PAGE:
Carbon emissions are falling sharply due to coronavirus. But not for long.

CO2 emissions are crashing as the world winds down, but experts say the drop won’t last if governments don’t start moving to cleaner energy.

Monday, 6 April 2020,
By Madeleine Stone
Photograph by David McNew, Getty Images

It is becoming clearer every day that the scale of the societal disruption caused by the novel coronavirus is like nothing most people on Earth have ever witnessed. One stark indicator of the pandemic’s far-reaching impact is its effect on fossil fuel consumption and carbon dioxide emissions. If preliminary data from some of the world’s biggest economies is any indicator, emissions are in for a sharp, if temporary, decline.

In China, carbon emissions were down an estimated 18 percent between early February and mid-March due to falls in coal consumption and industrial output, according to calculations first published by climate science and policy website CarbonBrief. That slowdown caused the world’s largest emitter to avoid some 250 million metric tonnes of carbon pollution—more than half the annual carbon emissions of the United Kingdom.

Meanwhile, in the European Union, declining power demands and depressed manufacturing could cause emissions to fall by nearly 400 million metric tonnes this year, a figure that represents about 9 percent of the EU’s cumulative 2020 emissions target, according to a preliminary forecast issued last week. And while data for the United States remains limited, experts expect that the coronavirus’s impacts will also ripple into the atmosphere as the economy continues to tailspin.

Clearly, this planetary breather is nothing to celebrate. And it could be a short-term blip: In China, emissions are already rebounding as the country restarts its factories. Absent strong governmental support for clean energy moving forward, experts say the pandemic won’t reverse the upward march of global carbon emissions, something that needs to happen immediately in order to help the world meet its climate targets.

“In terms of direct, physical impacts, yes we’re seeing a slowdown in some emissions,” says Andrea Dutton, a climate scientist at the University of Wisconsin-Madison. “But of course, what really matters is cumulative emissions. If it’s short lived, it’s not really touching the tip of the iceberg.”

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China’s emissions fell, then started rebounding

As the early epicentre of the COVID-19 outbreak and the first country to take dramatic measures to curb it, China is where the virus’s impact on carbon emissions first became visible. According to an earlier analysis published by CarbonBrief, emissions plunged some 25 percent in the first four weeks following Chinese New Year in late January as coal consumption and industrial activities like oil refining and cement making failed to rebound after the yearly holiday slowdown.

“The reason for that was very clear cut,” says Li Shuo, a senior policy advisor for Greenpeace East Asia. “It was primarily because of the social economic disruption created by coronavirus.”

With the nation in lockdown, workers couldn’t get to factories and demand for energy, along with materials like steel and cement, remained low.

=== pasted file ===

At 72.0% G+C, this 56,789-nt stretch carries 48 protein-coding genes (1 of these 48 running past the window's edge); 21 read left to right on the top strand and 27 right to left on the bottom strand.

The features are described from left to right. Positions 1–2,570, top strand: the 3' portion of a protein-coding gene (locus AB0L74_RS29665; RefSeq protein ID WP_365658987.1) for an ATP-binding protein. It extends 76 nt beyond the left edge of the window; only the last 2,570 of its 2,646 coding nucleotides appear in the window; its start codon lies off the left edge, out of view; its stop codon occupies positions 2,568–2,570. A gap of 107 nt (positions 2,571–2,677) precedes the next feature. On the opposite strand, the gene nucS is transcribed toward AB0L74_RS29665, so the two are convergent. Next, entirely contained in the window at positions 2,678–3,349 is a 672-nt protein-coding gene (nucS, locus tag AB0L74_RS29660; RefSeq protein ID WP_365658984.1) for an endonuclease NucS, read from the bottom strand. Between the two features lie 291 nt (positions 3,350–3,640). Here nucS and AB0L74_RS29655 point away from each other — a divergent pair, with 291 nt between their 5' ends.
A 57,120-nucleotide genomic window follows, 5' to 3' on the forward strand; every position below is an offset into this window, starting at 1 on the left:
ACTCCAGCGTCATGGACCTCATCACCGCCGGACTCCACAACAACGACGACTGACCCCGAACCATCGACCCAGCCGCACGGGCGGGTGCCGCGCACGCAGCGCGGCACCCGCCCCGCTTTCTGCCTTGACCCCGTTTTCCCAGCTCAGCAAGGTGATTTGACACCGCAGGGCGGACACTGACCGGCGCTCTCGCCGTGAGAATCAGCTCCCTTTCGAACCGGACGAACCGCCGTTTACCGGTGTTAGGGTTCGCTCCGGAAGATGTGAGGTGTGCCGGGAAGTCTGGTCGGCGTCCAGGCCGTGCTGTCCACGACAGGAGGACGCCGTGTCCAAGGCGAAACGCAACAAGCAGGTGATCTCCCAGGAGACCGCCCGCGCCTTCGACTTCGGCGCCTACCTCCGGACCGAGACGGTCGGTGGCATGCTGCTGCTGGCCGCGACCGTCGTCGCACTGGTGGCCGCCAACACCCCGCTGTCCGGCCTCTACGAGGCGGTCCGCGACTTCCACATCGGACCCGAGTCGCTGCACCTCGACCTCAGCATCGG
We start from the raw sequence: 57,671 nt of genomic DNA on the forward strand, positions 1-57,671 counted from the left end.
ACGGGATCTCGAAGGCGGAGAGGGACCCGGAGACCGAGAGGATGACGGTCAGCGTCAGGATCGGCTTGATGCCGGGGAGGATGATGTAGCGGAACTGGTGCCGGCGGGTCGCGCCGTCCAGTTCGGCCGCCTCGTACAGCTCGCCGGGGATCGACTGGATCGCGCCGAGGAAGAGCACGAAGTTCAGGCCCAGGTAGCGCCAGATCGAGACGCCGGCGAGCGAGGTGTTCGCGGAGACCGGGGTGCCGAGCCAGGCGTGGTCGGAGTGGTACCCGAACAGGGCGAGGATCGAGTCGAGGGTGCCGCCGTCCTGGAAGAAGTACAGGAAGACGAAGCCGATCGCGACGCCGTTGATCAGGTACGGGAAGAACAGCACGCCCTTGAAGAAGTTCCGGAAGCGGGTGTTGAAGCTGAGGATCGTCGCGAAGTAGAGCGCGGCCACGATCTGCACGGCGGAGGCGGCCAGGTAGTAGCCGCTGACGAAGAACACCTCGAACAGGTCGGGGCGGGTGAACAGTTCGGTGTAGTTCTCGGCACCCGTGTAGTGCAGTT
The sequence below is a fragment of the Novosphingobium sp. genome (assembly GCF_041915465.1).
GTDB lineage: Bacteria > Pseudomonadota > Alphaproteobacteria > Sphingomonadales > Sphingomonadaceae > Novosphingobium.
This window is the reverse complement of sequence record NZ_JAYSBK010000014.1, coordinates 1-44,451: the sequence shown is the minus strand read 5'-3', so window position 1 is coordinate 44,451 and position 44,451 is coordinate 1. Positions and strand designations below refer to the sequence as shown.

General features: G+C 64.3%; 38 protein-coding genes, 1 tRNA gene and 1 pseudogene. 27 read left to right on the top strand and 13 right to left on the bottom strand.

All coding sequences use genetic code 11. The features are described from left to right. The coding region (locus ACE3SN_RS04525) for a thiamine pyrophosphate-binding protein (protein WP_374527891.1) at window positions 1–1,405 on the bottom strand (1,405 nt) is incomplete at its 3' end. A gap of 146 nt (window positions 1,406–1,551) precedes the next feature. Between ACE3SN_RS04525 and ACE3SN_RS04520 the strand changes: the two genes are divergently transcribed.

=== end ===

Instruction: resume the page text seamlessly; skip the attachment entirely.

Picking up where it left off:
Steam rises from barges in the Yangtze River as China moves to reboot its stalled economy after the coronavirus ravaged the country.

Photograph by Qilai Shen, Bloomberg/Getty Images

But as the number of coronavirus cases has dropped, China has been working hard to restart its economy over the past month. By the end of March, energy usage, air pollution levels, and carbon emissions all seemed to be on the rebound, according to the Finland-based non-profit Centre for Research on Energy and Clean Air’s Lauri Myllyvirta, who led the CarbonBrief analysis. That’s reflected in Myllyvirta’s latest figures, which show an emissions decline of just 18 percent over a seven-week period beginning in early February.

However, things are hardly back to normal. Anecdotally, Shuo says, Beijing’s service sector is still reeling, with many small businesses still closed. Meanwhile, some industries that are up and running again are facing a new challenge: lack of demand for their products overseas.

Shuo says it’s “unavoidable” that a future government stimulus package will include funding for some large-scale infrastructure projects, noting that the Chinese government prefers that strategy for counteracting economic declines in the service sector. That will likely cause a surge in carbon pollution, but it’s unclear whether it will fully counteract emissions declines related to the widespread economic distress.

“A month ago, most people thought this was a temporary dip in the emissions curve,” Shuo says. “If your time frame is ‘within this year,’ it is now very hard to tell, because globally and in China what is happening [to the economy] is more than a dip.”

Declines in Europe and the U.S.

As China’s economy continues its bumpy ascent, the economies of the U.S. and the EU, the world’s second and third largest carbon emitters, are tanking. Early data suggest major declines in power consumption and transit-related emissions as governments order people to stay home from work and non-essential industries to go into hibernation.

In Italy, which primarily uses natural gas to generate electricity, power demands fell steadily after the nation went into lockdown in early March. By the end of the month, demand was down 27 percent compared with the same period in 2019, according to a March 30 research memo by consulting firm Wood Mackenzie. In France (primarily nuclear), which ordered a nationwide lockdown about a week after Italy, power demands are also plunging, while in the UK (natural gas), demand is starting to decline following last month's stay-at-home order.